It’s every man – make that manatee – for himself.
Miami-Dade County Commissioners approved a plan allowing hundreds of boats to cruise through sensitive manatee habitat in Biscayne Bay during the 2022 Miami Boat Show, which runs through Feb. 20.
They OK’ed the plan even though their own environmental experts recommended against it.
Nearly 10,000 people signed a petition urging the county to cancel a permit allowing sea trials during the boat show. Sea trials involve the testing of speed boats, yachts and other crafts. Miami-Dade’s Department of Environmental Resources Management, a.k.a. DERM, said the sea trials could endanger manatees:
“Protecting rare, threatened, or endangered species such as manatees involves preserving important habitat that the species rely on for survival and minimizing certain human activity that can be disruptive to important behaviors that are also necessary for the species survival. For manatee protection, this involves limiting the construction or expansion of vessel docking facilities that would increase the overlap between typical manatee behavior and high intensity vessel traffic. Essential habitat is used by manatees for sensitive activities such as feeding, resting, mating, nursing, cold shelter, and travel. Furthermore, manatee sighting data also indicates that manatees utilize the mainland side of Biscayne Bay when traveling to and from areas where these sensitive behaviors are occurring.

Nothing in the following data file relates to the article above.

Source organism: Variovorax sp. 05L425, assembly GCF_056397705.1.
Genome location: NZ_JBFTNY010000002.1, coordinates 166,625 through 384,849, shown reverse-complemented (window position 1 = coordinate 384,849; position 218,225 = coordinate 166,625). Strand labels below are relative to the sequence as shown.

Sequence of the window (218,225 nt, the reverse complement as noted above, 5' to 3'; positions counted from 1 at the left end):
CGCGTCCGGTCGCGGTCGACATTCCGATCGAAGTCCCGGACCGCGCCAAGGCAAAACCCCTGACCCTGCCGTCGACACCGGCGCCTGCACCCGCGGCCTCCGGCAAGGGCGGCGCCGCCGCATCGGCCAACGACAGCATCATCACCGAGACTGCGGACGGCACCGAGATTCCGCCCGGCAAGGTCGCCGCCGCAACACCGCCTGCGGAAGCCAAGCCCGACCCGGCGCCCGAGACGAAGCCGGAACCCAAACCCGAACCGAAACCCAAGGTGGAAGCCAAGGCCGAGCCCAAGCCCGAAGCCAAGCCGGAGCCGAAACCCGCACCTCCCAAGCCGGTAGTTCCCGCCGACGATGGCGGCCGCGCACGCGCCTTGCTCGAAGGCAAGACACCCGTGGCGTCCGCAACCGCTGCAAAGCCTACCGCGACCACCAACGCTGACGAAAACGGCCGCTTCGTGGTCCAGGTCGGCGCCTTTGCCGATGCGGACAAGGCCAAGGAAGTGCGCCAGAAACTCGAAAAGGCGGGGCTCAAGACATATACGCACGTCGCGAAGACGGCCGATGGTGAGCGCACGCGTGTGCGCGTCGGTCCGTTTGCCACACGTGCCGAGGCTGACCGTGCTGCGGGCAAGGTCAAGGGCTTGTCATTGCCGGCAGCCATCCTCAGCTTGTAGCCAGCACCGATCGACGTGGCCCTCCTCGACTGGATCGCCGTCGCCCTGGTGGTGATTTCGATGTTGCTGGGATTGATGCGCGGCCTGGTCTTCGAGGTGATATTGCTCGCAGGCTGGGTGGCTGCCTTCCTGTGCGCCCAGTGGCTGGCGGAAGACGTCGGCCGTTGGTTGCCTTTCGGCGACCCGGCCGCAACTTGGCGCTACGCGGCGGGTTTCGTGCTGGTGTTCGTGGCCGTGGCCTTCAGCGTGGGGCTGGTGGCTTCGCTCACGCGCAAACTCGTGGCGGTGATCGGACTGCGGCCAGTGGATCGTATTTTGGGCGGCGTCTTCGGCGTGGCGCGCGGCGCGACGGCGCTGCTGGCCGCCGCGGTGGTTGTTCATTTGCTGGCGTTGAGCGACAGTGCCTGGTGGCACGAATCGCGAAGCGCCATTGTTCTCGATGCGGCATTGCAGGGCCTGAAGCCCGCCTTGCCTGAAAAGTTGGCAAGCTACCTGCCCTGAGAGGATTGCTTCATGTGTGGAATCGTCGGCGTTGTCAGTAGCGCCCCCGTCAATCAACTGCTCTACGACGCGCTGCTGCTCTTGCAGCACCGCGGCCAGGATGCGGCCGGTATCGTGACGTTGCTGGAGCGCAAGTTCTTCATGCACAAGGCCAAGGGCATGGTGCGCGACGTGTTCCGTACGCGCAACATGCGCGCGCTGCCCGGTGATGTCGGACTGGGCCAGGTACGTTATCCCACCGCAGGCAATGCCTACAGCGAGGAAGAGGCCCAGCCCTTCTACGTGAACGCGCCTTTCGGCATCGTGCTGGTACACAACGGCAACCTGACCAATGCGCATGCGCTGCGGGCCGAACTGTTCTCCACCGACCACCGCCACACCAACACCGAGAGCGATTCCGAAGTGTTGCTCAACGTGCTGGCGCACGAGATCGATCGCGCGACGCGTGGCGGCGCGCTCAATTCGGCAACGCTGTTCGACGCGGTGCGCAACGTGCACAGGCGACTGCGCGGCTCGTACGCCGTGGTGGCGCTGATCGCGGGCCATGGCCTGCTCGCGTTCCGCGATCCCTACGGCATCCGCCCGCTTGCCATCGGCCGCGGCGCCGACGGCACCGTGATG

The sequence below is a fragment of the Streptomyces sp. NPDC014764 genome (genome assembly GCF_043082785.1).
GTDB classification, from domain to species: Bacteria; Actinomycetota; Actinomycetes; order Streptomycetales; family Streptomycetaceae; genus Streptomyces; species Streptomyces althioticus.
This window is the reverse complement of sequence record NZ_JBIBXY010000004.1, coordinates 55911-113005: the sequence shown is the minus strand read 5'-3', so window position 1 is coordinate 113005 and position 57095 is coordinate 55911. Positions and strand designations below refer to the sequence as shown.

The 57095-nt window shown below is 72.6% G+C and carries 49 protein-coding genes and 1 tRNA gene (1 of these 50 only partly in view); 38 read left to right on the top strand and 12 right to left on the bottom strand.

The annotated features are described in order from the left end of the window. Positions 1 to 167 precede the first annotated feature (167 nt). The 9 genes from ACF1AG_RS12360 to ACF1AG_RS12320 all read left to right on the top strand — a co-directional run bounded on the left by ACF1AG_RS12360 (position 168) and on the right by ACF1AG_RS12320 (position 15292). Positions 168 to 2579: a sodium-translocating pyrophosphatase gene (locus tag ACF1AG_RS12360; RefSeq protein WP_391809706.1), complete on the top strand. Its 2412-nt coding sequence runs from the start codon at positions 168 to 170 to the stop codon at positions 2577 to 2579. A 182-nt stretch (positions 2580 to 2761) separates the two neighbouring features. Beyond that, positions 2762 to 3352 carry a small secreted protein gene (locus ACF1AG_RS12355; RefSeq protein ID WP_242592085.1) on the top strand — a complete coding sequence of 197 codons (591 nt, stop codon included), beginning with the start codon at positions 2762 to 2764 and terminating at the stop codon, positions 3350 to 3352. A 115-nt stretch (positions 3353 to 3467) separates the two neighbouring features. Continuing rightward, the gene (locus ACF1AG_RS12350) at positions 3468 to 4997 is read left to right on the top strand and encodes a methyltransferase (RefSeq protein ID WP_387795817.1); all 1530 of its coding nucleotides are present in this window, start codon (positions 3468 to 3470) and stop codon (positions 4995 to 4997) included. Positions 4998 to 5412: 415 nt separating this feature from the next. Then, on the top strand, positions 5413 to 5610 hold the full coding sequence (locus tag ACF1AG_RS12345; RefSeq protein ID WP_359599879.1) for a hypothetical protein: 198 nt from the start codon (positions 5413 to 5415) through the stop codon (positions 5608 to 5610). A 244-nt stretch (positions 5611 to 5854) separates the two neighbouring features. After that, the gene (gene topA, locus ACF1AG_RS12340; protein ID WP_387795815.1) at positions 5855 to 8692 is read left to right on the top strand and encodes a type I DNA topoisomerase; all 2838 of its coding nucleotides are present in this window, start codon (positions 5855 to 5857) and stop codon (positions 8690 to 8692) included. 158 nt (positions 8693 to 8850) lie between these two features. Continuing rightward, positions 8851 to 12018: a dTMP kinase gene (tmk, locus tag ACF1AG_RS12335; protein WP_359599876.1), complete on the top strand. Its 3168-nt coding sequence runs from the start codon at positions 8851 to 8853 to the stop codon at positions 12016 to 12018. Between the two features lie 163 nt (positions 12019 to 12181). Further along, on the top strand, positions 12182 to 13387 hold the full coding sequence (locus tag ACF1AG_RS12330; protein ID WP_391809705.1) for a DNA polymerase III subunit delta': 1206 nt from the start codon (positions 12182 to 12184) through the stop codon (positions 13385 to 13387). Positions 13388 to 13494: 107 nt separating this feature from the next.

“The Applicant has stated that the existing 222 slips at the Sea Isle Marina will not be in use during the duration of the event and has proposed to utilize 150 slips at the Sea Isle site for sea trials. The existing slips utilized by the Sea Isle Marina are primarily recreational vessels that typically do not make frequent daily trips to and from the marina. The inclusion of 150 sea trial slips, which may make numerous trips per day, is reasonably expected to result in a significantly higher frequency of use than the existing Sea Isle slips.
“…the site was only authorized for a maximum of 99 slips with a portion of said slips authorized for sea trials by vessels that had a draft of 4 feet or less. The subject modification requests to increase the number of proposed slips to 947 and to use 150 of those slips for sea trials.”
This request represents an increase in the number of proposed slips by more than 900 percent before accounting for the unknown number of trips originating from and returning to this location that may be associated with the sea trials. As the proposed sea trials are reasonably anticipated to result in an increase in vessel activity in these areas known to be utilized by manatees, DERM is recommending denial of the inclusion of sea trials for the boat show event.
County commissioners’ decision to allow the sea trials outraged many environmental activists.
“Once again Miami chooses money over environment,” cleanupthisbeach wrote on Instagram. “Manatees can be seen feeding in this area during multiple hours on a daily basis. Despite of all the risks this event will bring to hundreds of marine species that feed, shelter and nurse from the little seagrass left in this area of Biscayne Bay, Miami boat show will be conducting sea trials and hosting thousands of boats.”
But what about the #manatees? @MiamiBoatShow is back after #COVID19 pause staging sea trials in a portion of #BiscayneBay designated a manatee protection zone.
1100 plus #Manatees dead in 1 year & yet @MiamiDadeBCC approved this despite objections from @MiamiDadeRER (1-3) pic.twitter.com/Q7Tczswzwm
— Louis Aguirre (@LOUISAGUIRRE) February 17, 2022
There is some good news.
Opposition to the sea trials prompted the county to require that boat show organizers provide manatee observers on sea trial boats.
Dade environmental officials ask people to help report manatee sightings in and around the boat show. Email firstname.lastname@example.org or tag @MiamiDadeRER on Twitter. “That way, we can pass along this information to agencies and help keep manatees safe.”